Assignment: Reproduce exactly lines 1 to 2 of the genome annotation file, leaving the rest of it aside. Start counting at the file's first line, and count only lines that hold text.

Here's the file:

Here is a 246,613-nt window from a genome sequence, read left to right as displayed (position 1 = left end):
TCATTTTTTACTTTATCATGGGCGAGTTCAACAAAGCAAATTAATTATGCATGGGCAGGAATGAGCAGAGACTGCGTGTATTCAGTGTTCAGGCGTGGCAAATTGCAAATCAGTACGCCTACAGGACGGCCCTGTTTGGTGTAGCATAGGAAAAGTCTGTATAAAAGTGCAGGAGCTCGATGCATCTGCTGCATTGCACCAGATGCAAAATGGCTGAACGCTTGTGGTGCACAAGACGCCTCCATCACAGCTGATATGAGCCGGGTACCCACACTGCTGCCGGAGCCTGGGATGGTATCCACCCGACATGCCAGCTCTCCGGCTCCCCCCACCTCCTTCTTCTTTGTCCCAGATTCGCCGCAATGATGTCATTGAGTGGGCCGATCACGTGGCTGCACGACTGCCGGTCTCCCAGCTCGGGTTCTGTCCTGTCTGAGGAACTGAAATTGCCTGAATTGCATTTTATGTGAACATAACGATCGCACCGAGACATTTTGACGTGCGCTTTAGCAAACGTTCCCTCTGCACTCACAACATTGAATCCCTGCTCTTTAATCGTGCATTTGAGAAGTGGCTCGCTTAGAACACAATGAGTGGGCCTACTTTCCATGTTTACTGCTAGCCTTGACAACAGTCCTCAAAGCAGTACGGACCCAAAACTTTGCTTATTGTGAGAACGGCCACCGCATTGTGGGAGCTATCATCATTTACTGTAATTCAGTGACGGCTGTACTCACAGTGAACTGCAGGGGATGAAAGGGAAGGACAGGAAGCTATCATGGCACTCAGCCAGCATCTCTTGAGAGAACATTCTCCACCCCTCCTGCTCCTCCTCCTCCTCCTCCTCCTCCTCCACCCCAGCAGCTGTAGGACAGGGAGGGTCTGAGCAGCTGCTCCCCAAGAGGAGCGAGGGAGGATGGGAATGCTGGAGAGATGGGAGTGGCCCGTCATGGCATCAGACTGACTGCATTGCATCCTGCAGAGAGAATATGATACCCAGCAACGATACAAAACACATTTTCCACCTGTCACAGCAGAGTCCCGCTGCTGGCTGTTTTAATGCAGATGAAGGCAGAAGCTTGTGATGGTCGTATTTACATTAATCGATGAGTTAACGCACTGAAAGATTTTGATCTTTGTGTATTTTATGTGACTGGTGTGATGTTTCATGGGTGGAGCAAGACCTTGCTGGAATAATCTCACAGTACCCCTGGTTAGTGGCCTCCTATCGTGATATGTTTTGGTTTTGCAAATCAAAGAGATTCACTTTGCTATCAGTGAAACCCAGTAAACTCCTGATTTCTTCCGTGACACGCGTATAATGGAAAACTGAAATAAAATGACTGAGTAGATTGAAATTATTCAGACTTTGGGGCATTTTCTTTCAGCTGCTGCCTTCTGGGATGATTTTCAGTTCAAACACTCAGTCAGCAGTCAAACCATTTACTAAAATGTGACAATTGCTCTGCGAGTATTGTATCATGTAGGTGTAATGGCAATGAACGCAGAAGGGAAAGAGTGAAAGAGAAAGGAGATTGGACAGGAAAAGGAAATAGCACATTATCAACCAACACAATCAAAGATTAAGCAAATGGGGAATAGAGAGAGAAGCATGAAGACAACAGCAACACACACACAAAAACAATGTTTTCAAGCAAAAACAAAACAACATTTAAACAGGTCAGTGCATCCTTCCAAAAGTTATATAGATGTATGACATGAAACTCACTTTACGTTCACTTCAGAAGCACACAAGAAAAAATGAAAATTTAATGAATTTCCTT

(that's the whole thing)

Here is a 246,613-nt window from a genome sequence, read left to right as displayed (position 1 = left end):
TCATTTTTTACTTTATCATGGGCGAGTTCAACAAAGCAAATTAATTATGCATGGGCAGGAATGAGCAGAGACTGCGTGTATTCAGTGTTCAGGCGTGGCAAATTGCAAATCAGTACGCCTACAGGACGGCCCTGTTTGGTGTAGCATAGGAAAAGTCTGTATAAAAGTGCAGGAGCTCGATGCATCTGCTGCATTGCACCAGATGCAAAATGGCTGAACGCTTGTGGTGCACAAGACGCCTCCATCACAGCTGATATGAGCCGGGTACCCACACTGCTGCCGGAGCCTGGGATGGTATCCACCCGACATGCCAGCTCTCCGGCTCCCCCCACCTCCTTCTTCTTTGTCCCAGATTCGCCGCAATGATGTCATTGAGTGGGCCGATCACGTGGCTGCACGACTGCCGGTCTCCCAGCTCGGGTTCTGTCCTGTCTGAGGAACTGAAATTGCCTGAATTGCATTTTATGTGAACATAACGATCGCACCGAGACATTTTGACGTGCGCTTTAGCAAACGTTCCCTCTGCACTCACAACATTGAATCCCTGCTCTTTAATCGTGCATTTGAGAAGTGGCTCGCTTAGAACACAATGAGTGGGCCTACTTTCCATGTTTACTGCTAGCCTTGACAACAGTCCTCAAAGCAGTACGGACCCAAAACTTTGCTTATTGTGAGAACGGCCACCGCATTGTGGGAGCTATCATCATTTACTGTAATTCAGTGACGGCTGTACTCACAGTGAACTGCAGGGGATGAAAGGGAAGGACAGGAAGCTATCATGGCACTCAGCCAGCATCTCTTGAGAGAACATTCTCCACCCCTCCTGCTCCTCCTCCTCCTCCTCCTCCTCCTCCACCCCAGCAGCTGTAGGACAGGGAGGGTCTGAGCAGCTGCTCCCCAAGAGGAGCGAGGGAGGATGGGAATGCTGGAGAGATGGGAGTGGCCCGTCATGGCATCAGACTGACTGCATTGCATCCTGCAGAGAGAATATGATACCCAGCAACGATACAAAACACATTTTCCACCTGTCACAGCAGAGTCCCGCTGCTGGCTGTTTTAATGCAGATGAAGGCAGAAGCTTGTGATGGTCGTATTTACATTAATCGATGAGTTAACGCACTGAAAGATTTTGATCTTTGTGTATTTTATGTGACTGGTGTGATGTTTCATGGGTGGAGCAAGACCTTGCTGGAATAATCTCACAGTACCCCTGGTTAGTGGCCTCCTATCGTGATATGTTTTGGTTTTGCAAATCAAAGAGATTCACTTTGCTATCAGTGAAACCCAGTAAACTCCTGATTTCTTCCGTGACACGCGTATAATGGAAAACTGAAATAAAATGACTGAGTAGATTGAAATTATTCAGACTTTGGGGCATTTTCTTTCAGCTGCTGCCTTCTGGGATGATTTTCAGTTCAAACACTCAGTCAGCAGTCAAACCATTTACTAAAATGTGACAATTGCTCTGCGAGTATTGTATCATGTAGGTGTAATGGCAATGAACGCAGAAGGGAAAGAGTGAAAGAGAAAGGAGATTGGACAGGAAAAGGAAATAGCACATTATCAACCAACACAATCAAAGATTAAGCAAATGGGGAATAGAGAGAGAAGCATGAAGACAACAGCAACACACACACAAAAACAATGTTTTCAAGCAAAAACAAAACAACATTTAAACAGGTCAGTGCATCCTTCCAAAAGTTATATAGATGTATGACATGAAACTCACTTTACGTTCACTTCAGAAGCACACAAGAAAAAATGAAAATTTAATGAATTTCCTT